4.5 How navigable is the software?

The software must be easy to use, and not create unnecessary usablity problems. Some idea of the structure of the environment should be provided, perhaps in the form of a map. The design should be consistent and icons should be meaningful. The interaction should be authentic, with the task matched to the interface design.

4.6 What form of learner feedback is provided?

Leaner feedback can be extrinsic, as in a tutorial package, or intrinsic, as in a simulation. Is the type of feedback appropriate for the intended learning outcomes and any assumed theory of learning?

4.7 What is the level of learner control?

It has been acknowledged for some time that the extent to which learners can develop a sense of ownership in an educational software environment is determined by the level of control they have in their interaction with the software environment (Chandler, 1984; Wellington, 1985; Blease, 1985; McDougall and Squires, 1986; Goforth, 1994). This implies that the use of multimedia software which provides high levels of learner control will help students feel that they are instrumental in determining the pattern and process of the learning experience, i.e. in developing a sense of ownership.

4.8 Are learners motivated when they use the software?

As with feedback, motivation can be either intrinsic or extrinsic. From a constructivist point of view the motivation should be intrinsic, with the task itself providing sufficient motivation. Extrinsic feedback needs to be viewed with care, as it can be misleading or irrelevant, e.g. when more attractive feedback is provided for incorrect rather than correct answers in a drill and practice exercise.


There exist many directories that list educational technologies. Unfortunately, most of these only last a few years before they are taken off-line or fall in disrepair.


Cited with footnotes

  1. Bruce, B. C., & Levin, J. A. (1997). Educational Technology: Media for Inquiry, Communication, Construction, and Expression. Journal of Educational Computing Research, 17(1), 79–102.
  2. Squires, D., & Preece, J. (1996). Usability and learning: evaluating the potential of educational software. Computers and Education, 27(1), 15-22.
  3. Squires, D., & Preece, J. (1999). Predicting quality in educational software. Interacting with computers, 11(5), 467-483.
  4. Squires, D. (1999, January). Educational software and learning: Subversive use and volatile design. In Systems Sciences, 1999. HICSS-32. Proceedings of the 32nd Annual Hawaii International Conference on (pp. 7-pp). IEEE.
  5. Squires, D. (1999). An heuristic approach to the evaluation of educational multimedia software.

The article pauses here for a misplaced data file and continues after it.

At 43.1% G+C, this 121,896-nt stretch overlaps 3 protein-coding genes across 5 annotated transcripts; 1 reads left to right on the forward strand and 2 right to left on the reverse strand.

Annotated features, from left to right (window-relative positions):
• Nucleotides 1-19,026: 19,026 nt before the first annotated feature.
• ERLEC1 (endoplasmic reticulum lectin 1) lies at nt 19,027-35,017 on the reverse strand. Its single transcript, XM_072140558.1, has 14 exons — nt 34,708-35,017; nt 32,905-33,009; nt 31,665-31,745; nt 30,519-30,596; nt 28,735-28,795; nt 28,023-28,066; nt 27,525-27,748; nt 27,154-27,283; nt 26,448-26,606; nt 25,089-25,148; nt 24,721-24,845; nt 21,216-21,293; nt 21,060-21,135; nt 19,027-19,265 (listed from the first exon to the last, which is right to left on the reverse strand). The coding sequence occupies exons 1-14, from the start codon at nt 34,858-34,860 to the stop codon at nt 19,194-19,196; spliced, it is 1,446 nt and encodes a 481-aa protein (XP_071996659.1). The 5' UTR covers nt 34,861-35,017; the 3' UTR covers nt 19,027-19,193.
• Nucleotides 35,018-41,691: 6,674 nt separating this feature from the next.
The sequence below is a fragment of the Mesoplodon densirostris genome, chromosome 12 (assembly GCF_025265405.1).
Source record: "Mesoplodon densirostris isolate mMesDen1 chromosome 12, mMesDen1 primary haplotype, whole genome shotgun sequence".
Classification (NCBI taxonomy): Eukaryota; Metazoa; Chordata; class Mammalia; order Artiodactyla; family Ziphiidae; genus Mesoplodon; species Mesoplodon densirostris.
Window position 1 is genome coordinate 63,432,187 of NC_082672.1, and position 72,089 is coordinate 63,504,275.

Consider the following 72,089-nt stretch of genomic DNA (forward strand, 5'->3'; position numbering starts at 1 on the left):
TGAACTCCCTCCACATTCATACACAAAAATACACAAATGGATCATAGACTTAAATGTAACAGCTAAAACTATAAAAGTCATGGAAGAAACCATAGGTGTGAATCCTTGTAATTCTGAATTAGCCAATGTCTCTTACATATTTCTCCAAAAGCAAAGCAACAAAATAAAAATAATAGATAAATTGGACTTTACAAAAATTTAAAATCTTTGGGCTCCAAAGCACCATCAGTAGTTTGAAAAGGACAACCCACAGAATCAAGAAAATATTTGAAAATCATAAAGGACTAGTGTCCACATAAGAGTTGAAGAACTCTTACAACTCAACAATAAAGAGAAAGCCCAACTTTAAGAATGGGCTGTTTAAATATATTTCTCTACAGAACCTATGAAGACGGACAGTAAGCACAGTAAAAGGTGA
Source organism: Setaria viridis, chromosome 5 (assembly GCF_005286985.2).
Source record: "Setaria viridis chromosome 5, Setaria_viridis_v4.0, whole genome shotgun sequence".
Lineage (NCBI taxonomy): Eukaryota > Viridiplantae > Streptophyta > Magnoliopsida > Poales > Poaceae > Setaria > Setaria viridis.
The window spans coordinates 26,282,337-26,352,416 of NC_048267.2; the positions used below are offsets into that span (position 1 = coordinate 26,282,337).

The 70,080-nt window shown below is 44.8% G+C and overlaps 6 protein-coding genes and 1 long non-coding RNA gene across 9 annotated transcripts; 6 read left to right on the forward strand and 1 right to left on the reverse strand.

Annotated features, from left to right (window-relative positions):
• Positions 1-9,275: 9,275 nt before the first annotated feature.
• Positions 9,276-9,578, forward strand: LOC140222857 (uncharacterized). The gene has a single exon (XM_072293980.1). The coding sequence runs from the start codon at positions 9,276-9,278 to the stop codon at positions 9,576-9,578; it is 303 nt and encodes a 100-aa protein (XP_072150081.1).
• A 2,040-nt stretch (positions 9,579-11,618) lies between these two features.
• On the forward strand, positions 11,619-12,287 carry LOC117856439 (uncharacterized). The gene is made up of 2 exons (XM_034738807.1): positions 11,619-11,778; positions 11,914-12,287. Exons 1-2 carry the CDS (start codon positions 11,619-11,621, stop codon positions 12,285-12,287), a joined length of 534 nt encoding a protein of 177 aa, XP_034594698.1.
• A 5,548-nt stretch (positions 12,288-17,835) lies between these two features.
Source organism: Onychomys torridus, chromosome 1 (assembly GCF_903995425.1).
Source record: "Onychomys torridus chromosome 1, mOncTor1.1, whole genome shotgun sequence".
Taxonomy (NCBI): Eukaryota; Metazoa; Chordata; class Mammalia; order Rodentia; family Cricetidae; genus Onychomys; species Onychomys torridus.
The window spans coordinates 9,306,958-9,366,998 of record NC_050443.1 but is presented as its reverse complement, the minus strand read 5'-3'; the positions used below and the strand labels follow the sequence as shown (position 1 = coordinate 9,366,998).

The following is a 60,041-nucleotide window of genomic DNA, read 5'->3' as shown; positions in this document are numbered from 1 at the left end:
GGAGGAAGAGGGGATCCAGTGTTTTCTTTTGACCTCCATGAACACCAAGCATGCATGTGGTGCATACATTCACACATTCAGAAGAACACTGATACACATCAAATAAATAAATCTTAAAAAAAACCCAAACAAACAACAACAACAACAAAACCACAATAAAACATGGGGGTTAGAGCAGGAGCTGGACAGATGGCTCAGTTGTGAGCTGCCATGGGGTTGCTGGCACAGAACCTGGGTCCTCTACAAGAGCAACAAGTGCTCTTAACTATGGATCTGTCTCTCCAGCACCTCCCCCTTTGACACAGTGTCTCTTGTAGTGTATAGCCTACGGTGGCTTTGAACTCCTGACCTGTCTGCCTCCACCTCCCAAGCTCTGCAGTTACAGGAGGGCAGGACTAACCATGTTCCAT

• Basque, Josianne & Sylvie Doré (1998) Le concept d'environnement d'apprentissage informatisé, Journal of Distance Education/Revue de l'enseignement à distance, 13(1), ISSN 0830-0445, HTML
  • Basque, J, & K. Lundgren-Cayrol, K. (2003). Une typologie des usages des TIC en éducation. Document pédagogique du cours TEC 6200 "Technologie de l'information et développement cognitif", Montréal: Télé-université. PDF
  • Robert Bibeau (2004), Taxonomie des ressources numériques normalisées: vers un patrimoine éducatif, VIe Journées de l'Innovation Foix (France) HTML (see also his homepage)
  • Denis, Brigitte (2002), Quels usages des logiciels mettre en oeuvre en contexte éducatif ? Centre de Recherche sur l'Instrumentation, la Formation et l'Apprentissage (CRIFA) du Service de Technologie de l'Education de l'Université de Liège (STE-Ulg) PDF. (retrieved 18:36, 26 June 2006 (MEST)).
  • Locatis,Craig, Al-Nuaim,Hana (1999), Interactive technology and authoring tools: A historical review and analysis, Educational Technology Research and Development, 47, 3, 9/18/1999, Pages 63-75, DOI 10.1007/BF02299634 (Access restricted)
  • Repenning, A., Ioannidou, A. and Ambach, J. (1998). Learn to Communicate and Communicate to Learn. Journal of Interactive Media in Education, 98 (7). HTML Hypertext - HTML
  • Spector, J. M. (2016). Foundations of educational technology : integrative approaches and interdisciplinary perspectives. Routledge.
    • Page 52 includes a table that matches technologies with various instructional activities
  • University of California at Berkeley, Field Guide to Design Experiments in Education, Chapter "Design Experiment Technologies" HTML in
  • Using Technology to Support Education Reform - September 1993, Chapter II: Educational Technologies, HTML
  • Longstaffe J.A., Using computer technology in support of teaching and learning. J. Audiov. Media Med., 1996, 19, 33-36
  • Marshall, J. Granville (2000), Understanding the Peril & Promise, Nouns & Verbs, of Educational Technologies, Technos: Quarterly for Education and Technology. HTML - HTML Print
  • Zuckerman, O. (2006, in preparation). Historical Overview and Classification of Traditional and Digital Learning Objects, MIT Media Lab. PDF .